Sohei wore armour in the 1E version. I have the book open in front of me. They can wear any armour but no shield. They can also use the vast majority of weapons (including a lot of edged ones). So that's a pretty freakin' weird take. They are absolutely not the "spells only" class you're describing in any way, shape, or form. They're armoured warrior-clerics. In Japanese myth/history, the sohei are also armoured warrior-priests.

So what are you talking about? They're perfectly captured by 5E Clerics. You seem to be confusing them with some entirely different class.
 

Having played the 3e book with many players, I didn't encounter any content that players found insensitive including the Oriental Adventures name (though I don't think it was a great title). That said, Wizards isn't setting out to offend their customer base, they want to print books that will sell, and listening to people who buy books is good business. If they do put out a book that you don't like, it's easily resolved by not allowing that content when you DM. That doesn't stop anyone else from using it, and preserves the theme of your game. Listening to the players is a valid reason that choice. Personally, I had a player want to be the Shugenja and I'd love to the Wu Jen, Shintao Monk, and others back. More options are welcome in my game. If Wizards publishes a class or book or setting that I'm offended by, I won't buy the book and won't use that content, simple as that. This helps guide WOTC choices and doesn't stop anyone else who does want the book. My choice doesn't censor the publisher. If enough people want something that I don't want, they'll publish it over my objection.
 

Count_Zero

Adventurer
And we can't forget the otaku community, a potential market to get new players. WotC should offers something for manga fans who would like to play PCs based in their favorite shonen or shojo titles, or beat'em videogames.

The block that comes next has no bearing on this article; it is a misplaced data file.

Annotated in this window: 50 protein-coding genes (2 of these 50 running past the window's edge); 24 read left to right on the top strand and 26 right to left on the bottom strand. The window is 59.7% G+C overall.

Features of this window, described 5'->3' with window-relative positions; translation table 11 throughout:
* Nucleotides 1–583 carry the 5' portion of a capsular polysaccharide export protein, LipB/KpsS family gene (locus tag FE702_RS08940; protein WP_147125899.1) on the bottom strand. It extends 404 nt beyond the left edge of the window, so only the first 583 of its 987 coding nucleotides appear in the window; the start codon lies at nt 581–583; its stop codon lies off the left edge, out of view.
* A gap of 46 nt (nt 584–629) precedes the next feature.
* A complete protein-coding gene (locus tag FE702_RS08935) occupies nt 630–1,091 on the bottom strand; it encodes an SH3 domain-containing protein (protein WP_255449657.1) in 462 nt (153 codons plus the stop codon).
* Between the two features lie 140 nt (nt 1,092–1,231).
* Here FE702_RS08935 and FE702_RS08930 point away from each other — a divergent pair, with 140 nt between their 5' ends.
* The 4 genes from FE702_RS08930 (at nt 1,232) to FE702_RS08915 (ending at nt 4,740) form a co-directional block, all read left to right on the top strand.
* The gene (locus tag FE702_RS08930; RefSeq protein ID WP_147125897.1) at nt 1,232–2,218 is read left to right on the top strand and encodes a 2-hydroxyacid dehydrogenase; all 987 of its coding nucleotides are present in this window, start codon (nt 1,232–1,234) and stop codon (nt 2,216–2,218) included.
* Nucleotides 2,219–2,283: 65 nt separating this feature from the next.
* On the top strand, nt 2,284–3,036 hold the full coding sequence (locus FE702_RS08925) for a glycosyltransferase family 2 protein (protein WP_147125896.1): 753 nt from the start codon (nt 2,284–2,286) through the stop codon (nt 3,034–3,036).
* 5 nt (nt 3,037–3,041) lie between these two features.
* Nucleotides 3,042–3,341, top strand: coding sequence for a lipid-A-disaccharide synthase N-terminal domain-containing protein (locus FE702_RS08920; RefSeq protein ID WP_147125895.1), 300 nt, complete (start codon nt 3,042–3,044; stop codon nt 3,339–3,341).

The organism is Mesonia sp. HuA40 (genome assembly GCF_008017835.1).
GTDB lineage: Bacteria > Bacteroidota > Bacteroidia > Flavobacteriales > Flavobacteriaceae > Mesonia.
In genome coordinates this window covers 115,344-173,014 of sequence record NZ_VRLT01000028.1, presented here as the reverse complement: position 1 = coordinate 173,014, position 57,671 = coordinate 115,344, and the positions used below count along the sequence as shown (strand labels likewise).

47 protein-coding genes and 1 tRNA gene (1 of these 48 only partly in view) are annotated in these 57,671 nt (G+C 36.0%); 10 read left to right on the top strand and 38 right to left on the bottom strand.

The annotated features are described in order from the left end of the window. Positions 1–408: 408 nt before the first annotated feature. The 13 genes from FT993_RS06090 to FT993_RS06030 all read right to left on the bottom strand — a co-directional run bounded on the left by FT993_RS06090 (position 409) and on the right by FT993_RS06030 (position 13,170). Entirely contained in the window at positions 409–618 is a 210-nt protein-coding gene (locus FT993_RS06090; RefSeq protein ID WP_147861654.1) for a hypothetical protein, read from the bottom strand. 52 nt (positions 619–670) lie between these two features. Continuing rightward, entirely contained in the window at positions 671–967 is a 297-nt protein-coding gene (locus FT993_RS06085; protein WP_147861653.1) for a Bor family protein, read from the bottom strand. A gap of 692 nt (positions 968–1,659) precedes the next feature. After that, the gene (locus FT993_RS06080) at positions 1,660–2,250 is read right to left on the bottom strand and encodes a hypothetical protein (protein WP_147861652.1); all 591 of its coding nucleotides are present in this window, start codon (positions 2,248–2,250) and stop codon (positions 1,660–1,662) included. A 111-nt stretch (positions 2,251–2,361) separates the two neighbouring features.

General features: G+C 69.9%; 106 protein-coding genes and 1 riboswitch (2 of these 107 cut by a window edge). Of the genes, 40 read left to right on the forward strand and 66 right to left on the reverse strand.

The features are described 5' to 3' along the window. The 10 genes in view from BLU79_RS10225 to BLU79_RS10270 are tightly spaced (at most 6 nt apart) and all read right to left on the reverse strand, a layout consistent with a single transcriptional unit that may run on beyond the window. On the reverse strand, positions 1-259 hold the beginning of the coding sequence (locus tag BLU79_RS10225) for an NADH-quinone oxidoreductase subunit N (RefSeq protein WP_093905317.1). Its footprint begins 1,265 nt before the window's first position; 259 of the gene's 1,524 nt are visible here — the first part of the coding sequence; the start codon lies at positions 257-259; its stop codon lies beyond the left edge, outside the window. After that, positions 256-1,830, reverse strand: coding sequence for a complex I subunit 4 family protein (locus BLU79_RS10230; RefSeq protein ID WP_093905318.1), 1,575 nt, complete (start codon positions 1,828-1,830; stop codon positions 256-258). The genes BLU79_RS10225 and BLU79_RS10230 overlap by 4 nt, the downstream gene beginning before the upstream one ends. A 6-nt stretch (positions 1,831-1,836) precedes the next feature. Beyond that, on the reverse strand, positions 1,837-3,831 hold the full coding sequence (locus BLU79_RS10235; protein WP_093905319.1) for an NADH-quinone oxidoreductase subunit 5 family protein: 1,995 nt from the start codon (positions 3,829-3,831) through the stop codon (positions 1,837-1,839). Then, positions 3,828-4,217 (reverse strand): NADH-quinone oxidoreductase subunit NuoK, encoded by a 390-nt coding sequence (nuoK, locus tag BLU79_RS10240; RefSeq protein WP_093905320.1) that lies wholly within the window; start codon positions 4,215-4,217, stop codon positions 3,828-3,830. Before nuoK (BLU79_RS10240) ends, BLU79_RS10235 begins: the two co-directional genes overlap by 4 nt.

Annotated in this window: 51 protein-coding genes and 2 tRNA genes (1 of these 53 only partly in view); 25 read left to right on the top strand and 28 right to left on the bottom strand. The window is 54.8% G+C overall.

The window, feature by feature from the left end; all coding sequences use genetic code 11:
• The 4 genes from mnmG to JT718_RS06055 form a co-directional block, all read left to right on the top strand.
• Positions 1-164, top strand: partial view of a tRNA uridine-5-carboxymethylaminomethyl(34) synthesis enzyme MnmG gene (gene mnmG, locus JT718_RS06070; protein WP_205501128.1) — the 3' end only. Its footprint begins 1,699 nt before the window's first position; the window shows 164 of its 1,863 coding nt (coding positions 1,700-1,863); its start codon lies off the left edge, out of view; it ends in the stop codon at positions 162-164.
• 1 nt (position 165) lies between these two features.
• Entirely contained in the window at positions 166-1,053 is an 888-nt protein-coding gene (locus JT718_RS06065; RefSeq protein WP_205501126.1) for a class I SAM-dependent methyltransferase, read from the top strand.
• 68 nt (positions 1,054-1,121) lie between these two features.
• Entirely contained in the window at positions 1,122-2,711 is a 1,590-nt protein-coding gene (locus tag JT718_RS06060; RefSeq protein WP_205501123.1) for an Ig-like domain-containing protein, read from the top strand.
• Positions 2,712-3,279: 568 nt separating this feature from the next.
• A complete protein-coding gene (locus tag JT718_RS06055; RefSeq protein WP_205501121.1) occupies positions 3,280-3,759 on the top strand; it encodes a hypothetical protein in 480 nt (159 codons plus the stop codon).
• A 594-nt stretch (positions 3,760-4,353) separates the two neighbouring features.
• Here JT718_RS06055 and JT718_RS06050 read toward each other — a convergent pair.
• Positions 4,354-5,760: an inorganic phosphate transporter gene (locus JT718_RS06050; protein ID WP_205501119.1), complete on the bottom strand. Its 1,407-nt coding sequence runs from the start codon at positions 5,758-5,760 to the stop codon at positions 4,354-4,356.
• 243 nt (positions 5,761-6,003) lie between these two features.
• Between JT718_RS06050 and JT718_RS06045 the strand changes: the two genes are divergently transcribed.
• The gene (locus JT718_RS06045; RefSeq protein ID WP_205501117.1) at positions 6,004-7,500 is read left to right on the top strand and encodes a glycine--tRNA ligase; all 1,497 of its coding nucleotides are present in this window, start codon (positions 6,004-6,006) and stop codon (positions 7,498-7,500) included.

(Emphasis mine)

You keep using that word - I don't think it means what you think it means. Particularly since there is an extremely long tradition of western-inspired fantasy in Anime, whether we're talking stuff like Lodoss and Slayers in the 90s, or a lot of modern Isekai like Sword Art Online, Konosuba, or Re:Zero.

Plus, you're also conflating Japanese historical fantasy (like Inuyasha) with the wuxia genre of martial arts cinema (like Hero, House of Flying Daggers, Come Drink With Me, and The Sorcerer and the White Snake), which come from different countries - and the people who are fans of those works will know that.

Also, an "OA" inspired game isn't going to cover characters based on everyone's "favorite shonen or shojo titles", because for example a bunch of those titles that are popular right now are Idol anime - about modern-day high schoolers who want to be pop idols. That doesn't fit with the OA concept. That fits more with something like the new edition of Big Eyes Small Mouth (or Fate). Or there's My Hero Academia, which is a superhero anime set in a not-to-distant future, and would fit perfectly with Mutants & Masterminds.

With your comments about "otaku", though this may not be your intent, you are coming across like that guy referring to The Tale of Princess Kaguya and The Story of Kells as "Chinese cartoons" when they were nominated for the Academy Award for Best Animated Feature.
 

We already have the Way of Shadow that's explicitly called out as a ninja in its text. And then there's the Assassin which is very ninja. Plus the Arcane Trickster serves well as a magic ninja.

The Assassin is very solid for "historical ninja" - the disguise/infiltration stuff is spot-on. The Way of Shadows Monk is kind of lame for a ninja and it's a bit lame they call it out as such, but meh. Arcane Trickster with the right spells is probably the best bet for a solid magic-y ninja, even if the theme is a bit off. The only real issue with the Rogues is that 5E doesn't have a non-Feat, non-MC route to getting decent unarmed combat, and even the Feat or MC routes are pretty dreadful, introducing rules complications and making your character objectively worse.